The import of Mr. Derfner's remarks seems pretty clear: by extending the United States' liability for attorneys' fees to that of "any other party", Congress would make the federal government liable for attorneys' fees in suits seeking to vindicate federal constitutional rights, just as states are liable under Sec. 1988 for fees in analogous suits against state officials brought under Sec. 1983. In accordance with Mr. Derfner's suggestion, the subcommittee amended S.B. 265 to read "any other party" in the immediately succeeding draft, which became the final version of the EAJA. H.R.Rep. No. 96-1418 at 1, 4, 7. We believe this sequence of events demonstrates Congress' intent to extend Sec. 2412(b) to make the United States liable for fees in suits, like the instant one, where federal officials engage in activity that, if carried on by a state official, would render a state liable for attorneys' fees under 42 U.S.C. Sec. 1988.


Finally, the drafters of the bill were well aware of the potential applicability of Sec. 2412(b) to Sec. 1988. House Report No. 96-1418 provides that the Act "reflects a strong movement ... toward placing the federal government and civil litigants on a completely equal footing" and that "[2412(b) ] clarifies the liability of the United States under such statutes as the Civil Rights Attorneys' Fees Awards Act of 1976 [42 U.S.C. Sec. 1988]." H.R.Rep. No. 1418 at 9, 17; 1980 U.S.Code Cong. & Ad.News at 4987, 4996.


727 F.2d 717, 727-29 (8th Cir.1984) (footnote omitted), vacated, 753 F.2d 635 (8th Cir.1985) (en banc) (Gibson, J., dissenting).


The basis for the majority opinion's conclusion that a federal defendant acting under color of federal law with no state action is not liable for fees under Sec. 2412(b) is that uniformity of the law will be served by our concurring in the views of other circuits. The majority therefore acquiesces in several other circuits' reasoning that where "a suit against the federal defendant acting solely under color of federal law could not have been brought pursuant to any of the statutes enumerated in Section 1988," (Maj. op., at 1152), it is not liable for attorney fees under Sec. 2412(b) absent state action.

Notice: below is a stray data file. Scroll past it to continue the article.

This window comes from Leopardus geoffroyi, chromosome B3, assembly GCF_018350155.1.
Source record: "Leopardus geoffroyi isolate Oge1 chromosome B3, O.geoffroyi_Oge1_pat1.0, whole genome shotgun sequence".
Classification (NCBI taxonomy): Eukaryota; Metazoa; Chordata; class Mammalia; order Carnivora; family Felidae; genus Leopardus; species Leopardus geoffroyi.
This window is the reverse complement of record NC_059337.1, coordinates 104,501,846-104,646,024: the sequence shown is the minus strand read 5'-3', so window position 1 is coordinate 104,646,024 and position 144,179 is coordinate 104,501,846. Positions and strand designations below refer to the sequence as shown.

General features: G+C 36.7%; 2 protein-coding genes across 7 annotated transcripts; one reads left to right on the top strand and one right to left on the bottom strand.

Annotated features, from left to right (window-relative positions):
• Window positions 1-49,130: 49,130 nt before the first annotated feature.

While harmony among the circuits is desirable, it should not be achieved at the expense of ignoring clear Congressional intent when passing legislation.


Moreover, the effect of Sec. 2412(b) was to codify and make applicable to the United States the "bad faith" and common law benefit exceptions to the American Rule on Attorney's Fees as well as the statutory allowances of attorney fees in various sections of the federal law. See H.R.Rep. No. 1418 at 9, 17 (1980). Attorney fees are not limited to law suits where the prevailing party could have invoked a common law exception to recover fees against some party other than the United States. The United States' liability for attorney's fees in civil actions is subject to the same common law standards applicable to any other party.


It seems only reasonable to interpret the statutory fee shifting exception in a similar manner. Like the "common law" provision, the statutory provision should be read to place the United States on an equal footing with any "other party." Thus, the federal government should be liable for fees in suits involving constitutional violations by federal officials, acting under federal law, because a state would be liable for fees under Sec. 1988 if state officials, acting under color of state law, committed a similar constitutional violation.


Admittedly, the statutory language is not crystal clear. However, the lack of precision in the statute should not be used to frustrate the purpose that becomes clear upon an examination of the legislative history. Nor should the desirable end of uniformity among the circuits cause us to ignore Congressional intent. Because I believe the legislative history makes the intent of the Congress manifest, I respectfully dissent from that section of the majority opinion holding that the federal government is not subject to attorney fee liability when a federal agency has deprived a citizen of a constitutional right.